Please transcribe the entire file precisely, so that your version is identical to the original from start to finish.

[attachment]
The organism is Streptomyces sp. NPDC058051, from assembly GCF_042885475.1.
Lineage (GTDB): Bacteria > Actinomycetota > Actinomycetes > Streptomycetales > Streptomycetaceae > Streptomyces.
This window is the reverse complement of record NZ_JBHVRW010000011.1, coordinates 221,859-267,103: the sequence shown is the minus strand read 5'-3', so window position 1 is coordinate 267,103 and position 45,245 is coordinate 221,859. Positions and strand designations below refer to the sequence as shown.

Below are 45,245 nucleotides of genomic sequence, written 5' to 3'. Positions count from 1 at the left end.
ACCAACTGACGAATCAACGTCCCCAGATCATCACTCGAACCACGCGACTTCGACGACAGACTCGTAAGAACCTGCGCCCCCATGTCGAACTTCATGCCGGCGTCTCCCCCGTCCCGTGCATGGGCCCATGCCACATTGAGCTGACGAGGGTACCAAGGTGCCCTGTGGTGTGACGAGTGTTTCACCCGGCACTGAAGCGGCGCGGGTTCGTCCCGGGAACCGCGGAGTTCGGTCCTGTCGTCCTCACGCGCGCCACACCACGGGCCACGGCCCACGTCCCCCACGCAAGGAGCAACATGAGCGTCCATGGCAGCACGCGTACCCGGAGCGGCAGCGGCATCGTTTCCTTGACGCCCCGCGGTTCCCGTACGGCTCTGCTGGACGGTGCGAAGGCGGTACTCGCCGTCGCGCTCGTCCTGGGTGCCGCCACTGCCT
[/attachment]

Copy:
The organism is Streptomyces sp. NPDC058051, from assembly GCF_042885475.1.
Lineage (GTDB): Bacteria > Actinomycetota > Actinomycetes > Streptomycetales > Streptomycetaceae > Streptomyces.
This window is the reverse complement of record NZ_JBHVRW010000011.1, coordinates 221,859-267,103: the sequence shown is the minus strand read 5'-3', so window position 1 is coordinate 267,103 and position 45,245 is coordinate 221,859. Positions and strand designations below refer to the sequence as shown.

Below are 45,245 nucleotides of genomic sequence, written 5' to 3'. Positions count from 1 at the left end.
ACCAACTGACGAATCAACGTCCCCAGATCATCACTCGAACCACGCGACTTCGACGACAGACTCGTAAGAACCTGCGCCCCCATGTCGAACTTCATGCCGGCGTCTCCCCCGTCCCGTGCATGGGCCCATGCCACATTGAGCTGACGAGGGTACCAAGGTGCCCTGTGGTGTGACGAGTGTTTCACCCGGCACTGAAGCGGCGCGGGTTCGTCCCGGGAACCGCGGAGTTCGGTCCTGTCGTCCTCACGCGCGCCACACCACGGGCCACGGCCCACGTCCCCCACGCAAGGAGCAACATGAGCGTCCATGGCAGCACGCGTACCCGGAGCGGCAGCGGCATCGTTTCCTTGACGCCCCGCGGTTCCCGTACGGCTCTGCTGGACGGTGCGAAGGCGGTACTCGCCGTCGCGCTCGTCCTGGGTGCCGCCACTGCCT